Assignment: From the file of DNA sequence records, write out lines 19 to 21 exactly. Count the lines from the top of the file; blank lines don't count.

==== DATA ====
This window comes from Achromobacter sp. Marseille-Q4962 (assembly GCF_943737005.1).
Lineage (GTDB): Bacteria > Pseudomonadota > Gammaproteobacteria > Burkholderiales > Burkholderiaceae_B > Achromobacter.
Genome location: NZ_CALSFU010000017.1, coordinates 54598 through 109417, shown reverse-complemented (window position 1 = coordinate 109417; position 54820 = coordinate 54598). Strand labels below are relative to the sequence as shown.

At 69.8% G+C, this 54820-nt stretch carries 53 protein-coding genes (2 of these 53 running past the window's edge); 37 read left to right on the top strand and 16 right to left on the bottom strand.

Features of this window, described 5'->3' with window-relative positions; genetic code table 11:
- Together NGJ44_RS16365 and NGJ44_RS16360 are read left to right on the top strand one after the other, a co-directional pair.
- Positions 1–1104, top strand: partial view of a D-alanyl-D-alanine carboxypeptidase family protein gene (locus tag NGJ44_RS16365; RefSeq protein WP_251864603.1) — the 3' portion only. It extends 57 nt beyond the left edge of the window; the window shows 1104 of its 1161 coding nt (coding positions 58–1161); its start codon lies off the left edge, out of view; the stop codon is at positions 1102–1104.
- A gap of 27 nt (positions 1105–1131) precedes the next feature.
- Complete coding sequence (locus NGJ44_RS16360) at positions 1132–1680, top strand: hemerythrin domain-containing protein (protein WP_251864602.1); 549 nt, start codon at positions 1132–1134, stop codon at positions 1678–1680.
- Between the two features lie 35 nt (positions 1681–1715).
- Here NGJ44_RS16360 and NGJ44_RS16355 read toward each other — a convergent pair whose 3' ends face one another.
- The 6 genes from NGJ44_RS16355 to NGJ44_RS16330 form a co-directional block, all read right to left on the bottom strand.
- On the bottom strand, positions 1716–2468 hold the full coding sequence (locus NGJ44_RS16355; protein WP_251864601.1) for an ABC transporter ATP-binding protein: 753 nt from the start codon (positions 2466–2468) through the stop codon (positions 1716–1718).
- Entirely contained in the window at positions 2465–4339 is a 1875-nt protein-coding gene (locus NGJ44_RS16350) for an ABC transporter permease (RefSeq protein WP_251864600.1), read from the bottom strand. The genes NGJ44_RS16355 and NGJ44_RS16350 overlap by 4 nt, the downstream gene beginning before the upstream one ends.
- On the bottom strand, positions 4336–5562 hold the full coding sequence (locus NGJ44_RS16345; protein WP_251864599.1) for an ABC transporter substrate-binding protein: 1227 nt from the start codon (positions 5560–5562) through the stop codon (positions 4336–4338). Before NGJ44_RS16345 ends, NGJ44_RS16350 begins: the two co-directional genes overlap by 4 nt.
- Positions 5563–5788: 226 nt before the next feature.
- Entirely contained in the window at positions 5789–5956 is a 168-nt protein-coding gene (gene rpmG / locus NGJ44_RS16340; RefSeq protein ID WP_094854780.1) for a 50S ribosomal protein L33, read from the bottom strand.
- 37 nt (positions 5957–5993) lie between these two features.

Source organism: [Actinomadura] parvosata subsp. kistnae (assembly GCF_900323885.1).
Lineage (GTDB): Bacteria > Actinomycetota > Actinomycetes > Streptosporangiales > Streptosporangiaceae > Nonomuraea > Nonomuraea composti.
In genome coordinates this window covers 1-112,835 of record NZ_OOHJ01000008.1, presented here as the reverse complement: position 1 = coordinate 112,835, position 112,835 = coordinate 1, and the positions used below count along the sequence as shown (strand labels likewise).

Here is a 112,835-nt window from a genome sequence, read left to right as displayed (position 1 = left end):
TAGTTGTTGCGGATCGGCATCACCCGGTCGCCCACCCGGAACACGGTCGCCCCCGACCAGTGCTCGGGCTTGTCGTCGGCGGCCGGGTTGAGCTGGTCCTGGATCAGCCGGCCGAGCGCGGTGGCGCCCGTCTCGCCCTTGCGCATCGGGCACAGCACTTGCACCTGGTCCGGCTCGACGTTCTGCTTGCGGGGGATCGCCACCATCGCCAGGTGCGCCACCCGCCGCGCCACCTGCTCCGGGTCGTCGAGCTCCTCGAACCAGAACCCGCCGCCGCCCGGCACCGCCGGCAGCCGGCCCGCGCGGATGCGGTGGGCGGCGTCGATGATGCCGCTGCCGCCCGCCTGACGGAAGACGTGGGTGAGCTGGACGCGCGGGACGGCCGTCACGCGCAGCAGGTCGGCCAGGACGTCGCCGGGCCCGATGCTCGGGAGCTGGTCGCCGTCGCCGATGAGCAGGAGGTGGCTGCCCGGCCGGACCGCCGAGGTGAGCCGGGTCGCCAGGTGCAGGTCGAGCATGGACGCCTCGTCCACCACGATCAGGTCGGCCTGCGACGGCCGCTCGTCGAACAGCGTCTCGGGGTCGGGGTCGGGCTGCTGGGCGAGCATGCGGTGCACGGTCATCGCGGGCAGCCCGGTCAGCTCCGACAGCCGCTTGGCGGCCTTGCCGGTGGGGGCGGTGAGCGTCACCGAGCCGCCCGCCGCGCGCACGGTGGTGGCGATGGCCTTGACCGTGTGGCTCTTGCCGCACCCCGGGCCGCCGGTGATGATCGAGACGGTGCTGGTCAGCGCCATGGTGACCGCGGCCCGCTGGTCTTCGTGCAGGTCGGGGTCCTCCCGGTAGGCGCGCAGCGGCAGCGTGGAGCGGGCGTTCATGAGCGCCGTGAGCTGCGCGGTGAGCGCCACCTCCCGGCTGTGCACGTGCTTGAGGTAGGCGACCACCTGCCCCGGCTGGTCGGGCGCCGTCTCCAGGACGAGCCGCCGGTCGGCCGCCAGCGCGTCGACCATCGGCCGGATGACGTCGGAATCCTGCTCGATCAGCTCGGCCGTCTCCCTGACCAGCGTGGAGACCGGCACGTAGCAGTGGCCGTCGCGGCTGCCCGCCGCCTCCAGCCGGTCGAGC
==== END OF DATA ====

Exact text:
Source organism: [Actinomadura] parvosata subsp. kistnae (assembly GCF_900323885.1).
Lineage (GTDB): Bacteria > Actinomycetota > Actinomycetes > Streptosporangiales > Streptosporangiaceae > Nonomuraea > Nonomuraea composti.
In genome coordinates this window covers 1-112,835 of record NZ_OOHJ01000008.1, presented here as the reverse complement: position 1 = coordinate 112,835, position 112,835 = coordinate 1, and the positions used below count along the sequence as shown (strand labels likewise).